July 3 (Bloomberg) -- U.S. agencies including the Bureau of Land Management must revise a plan to designate corridors for oil, natural gas and hydrogen pipelines and electricity transmission facilities, according to a settlement.
Required revisions to the plan for “West-wide Energy Corridors,” which connect power plants to the electric grid in the western U.S., are described in the settlement between environmental organizations and the federal agencies filed today in federal court in San Francisco.
Future changes to the system of corridors must follow “general principles,” including facilitating renewable energy projects, avoiding environmentally sensitive areas, reducing the number of “rights-of-way” crossings, and improving long term benefits of reliable and safe energy transmission, according to the filing.
The settlement “puts federal agencies and potential developers on notice that certain corridors are no-go areas for environmental reasons,” Nada Culver, a senior director of agency policy and planning at the Wilderness Society, said in a statement. “We should guide power lines and pipelines to the right places, along with advancing better priorities such as supporting renewable energy.”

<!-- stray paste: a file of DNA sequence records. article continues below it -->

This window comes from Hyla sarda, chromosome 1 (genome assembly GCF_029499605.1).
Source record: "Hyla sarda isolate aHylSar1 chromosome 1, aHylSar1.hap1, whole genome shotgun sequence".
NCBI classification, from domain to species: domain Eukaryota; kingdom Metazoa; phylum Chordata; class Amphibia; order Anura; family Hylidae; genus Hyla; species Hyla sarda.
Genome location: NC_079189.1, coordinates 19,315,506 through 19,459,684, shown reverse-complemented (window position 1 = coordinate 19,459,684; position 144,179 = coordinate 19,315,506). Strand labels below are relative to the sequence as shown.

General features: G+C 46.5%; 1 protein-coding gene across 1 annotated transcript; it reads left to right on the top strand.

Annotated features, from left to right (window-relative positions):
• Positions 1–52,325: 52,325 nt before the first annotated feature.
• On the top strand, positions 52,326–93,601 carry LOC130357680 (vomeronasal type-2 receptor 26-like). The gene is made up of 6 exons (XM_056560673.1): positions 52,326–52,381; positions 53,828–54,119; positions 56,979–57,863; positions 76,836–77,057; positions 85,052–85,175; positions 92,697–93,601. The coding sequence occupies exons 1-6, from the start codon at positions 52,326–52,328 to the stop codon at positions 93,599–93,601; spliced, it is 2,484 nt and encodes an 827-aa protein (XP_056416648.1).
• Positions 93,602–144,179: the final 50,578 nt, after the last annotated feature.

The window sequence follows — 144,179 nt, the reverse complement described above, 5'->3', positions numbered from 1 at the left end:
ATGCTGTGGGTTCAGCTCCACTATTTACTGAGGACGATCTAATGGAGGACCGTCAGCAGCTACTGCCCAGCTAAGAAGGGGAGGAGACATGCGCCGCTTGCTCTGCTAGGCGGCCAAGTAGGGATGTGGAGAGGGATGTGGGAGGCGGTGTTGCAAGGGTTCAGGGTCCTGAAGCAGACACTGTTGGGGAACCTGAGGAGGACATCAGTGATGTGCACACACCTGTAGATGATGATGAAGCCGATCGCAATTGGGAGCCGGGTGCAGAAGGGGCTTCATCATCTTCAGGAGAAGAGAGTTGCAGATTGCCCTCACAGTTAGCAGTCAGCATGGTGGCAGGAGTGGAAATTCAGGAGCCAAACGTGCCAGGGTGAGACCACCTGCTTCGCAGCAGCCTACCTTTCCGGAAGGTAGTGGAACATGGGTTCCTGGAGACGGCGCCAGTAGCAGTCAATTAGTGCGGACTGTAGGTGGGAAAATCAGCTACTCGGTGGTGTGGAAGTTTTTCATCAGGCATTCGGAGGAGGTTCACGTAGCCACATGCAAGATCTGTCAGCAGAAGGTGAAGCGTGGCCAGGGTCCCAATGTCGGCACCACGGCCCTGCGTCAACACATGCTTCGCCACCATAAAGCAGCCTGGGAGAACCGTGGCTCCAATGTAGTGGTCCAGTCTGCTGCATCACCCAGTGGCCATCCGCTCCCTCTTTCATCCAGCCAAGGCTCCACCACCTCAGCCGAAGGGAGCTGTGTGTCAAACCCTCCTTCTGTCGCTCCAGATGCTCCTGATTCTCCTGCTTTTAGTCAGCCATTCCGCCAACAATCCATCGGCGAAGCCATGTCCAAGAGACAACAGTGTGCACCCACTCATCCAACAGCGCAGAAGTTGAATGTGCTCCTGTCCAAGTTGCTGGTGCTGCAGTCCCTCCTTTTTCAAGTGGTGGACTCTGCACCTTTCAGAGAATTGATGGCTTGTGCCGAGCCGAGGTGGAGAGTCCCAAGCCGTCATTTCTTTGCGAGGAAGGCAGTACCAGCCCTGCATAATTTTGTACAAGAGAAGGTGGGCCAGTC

The settlement stems from a lawsuit groups including the Wilderness Society filed in 2009 claiming the plan violated federal environmental laws, including the Energy Policy Act of 2005. Other agencies in the agreement are the U.S. Forest Service and Department of Energy.
The case is Wilderness Society v. U.S. Department of the Interior, 09-3048, U.S. District Court, Northern District of California (San Francisco).
To contact the reporter on this story: Joel Rosenblatt in San Francisco at firstname.lastname@example.org
To contact the editor responsible for this story: Michael Hytha at email@example.com